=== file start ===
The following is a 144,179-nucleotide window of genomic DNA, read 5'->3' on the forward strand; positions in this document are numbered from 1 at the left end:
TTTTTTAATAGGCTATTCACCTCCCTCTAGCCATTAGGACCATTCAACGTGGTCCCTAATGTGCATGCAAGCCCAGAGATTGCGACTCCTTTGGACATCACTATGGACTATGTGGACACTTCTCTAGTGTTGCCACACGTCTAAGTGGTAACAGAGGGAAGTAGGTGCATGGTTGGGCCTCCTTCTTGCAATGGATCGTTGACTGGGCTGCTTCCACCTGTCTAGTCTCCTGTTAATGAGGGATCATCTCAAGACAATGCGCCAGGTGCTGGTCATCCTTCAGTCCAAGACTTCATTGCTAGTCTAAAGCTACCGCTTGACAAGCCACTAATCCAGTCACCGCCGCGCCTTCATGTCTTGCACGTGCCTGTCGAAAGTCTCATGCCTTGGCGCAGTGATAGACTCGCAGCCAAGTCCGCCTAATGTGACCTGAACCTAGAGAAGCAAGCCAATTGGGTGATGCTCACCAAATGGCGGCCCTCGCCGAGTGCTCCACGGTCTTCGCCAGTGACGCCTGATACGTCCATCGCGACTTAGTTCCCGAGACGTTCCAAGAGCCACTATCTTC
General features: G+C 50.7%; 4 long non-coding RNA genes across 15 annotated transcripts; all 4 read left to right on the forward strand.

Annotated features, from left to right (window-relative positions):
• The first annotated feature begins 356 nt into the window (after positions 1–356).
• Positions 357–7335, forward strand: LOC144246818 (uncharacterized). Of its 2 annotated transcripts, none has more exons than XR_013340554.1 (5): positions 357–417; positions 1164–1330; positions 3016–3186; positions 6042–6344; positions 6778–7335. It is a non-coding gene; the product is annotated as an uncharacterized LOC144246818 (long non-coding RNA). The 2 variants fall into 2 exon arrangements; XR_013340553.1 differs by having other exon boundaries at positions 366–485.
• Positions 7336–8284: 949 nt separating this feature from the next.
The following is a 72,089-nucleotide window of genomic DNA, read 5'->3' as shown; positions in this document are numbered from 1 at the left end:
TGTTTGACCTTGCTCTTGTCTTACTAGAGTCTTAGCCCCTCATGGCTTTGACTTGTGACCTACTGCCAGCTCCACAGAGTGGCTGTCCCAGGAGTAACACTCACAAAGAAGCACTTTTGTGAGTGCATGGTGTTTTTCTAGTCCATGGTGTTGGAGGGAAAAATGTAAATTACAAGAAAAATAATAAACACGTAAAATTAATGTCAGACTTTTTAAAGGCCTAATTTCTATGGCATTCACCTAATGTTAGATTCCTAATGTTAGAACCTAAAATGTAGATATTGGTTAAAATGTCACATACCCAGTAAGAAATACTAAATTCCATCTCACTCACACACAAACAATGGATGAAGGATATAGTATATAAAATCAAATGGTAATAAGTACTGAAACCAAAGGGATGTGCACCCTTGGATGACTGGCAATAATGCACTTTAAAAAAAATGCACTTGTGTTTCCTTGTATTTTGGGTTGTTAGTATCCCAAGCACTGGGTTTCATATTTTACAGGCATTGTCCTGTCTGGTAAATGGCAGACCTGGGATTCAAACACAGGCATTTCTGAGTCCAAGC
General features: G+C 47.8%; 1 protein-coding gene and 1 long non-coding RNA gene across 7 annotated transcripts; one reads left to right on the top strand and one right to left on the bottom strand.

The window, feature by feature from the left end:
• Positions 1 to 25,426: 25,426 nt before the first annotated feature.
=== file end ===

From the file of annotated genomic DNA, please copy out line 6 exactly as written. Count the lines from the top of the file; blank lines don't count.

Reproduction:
• Positions 357–7335, forward strand: LOC144246818 (uncharacterized). Of its 2 annotated transcripts, none has more exons than XR_013340554.1 (5): positions 357–417; positions 1164–1330; positions 3016–3186; positions 6042–6344; positions 6778–7335. It is a non-coding gene; the product is annotated as an uncharacterized LOC144246818 (long non-coding RNA). The 2 variants fall into 2 exon arrangements; XR_013340553.1 differs by having other exon boundaries at positions 366–485.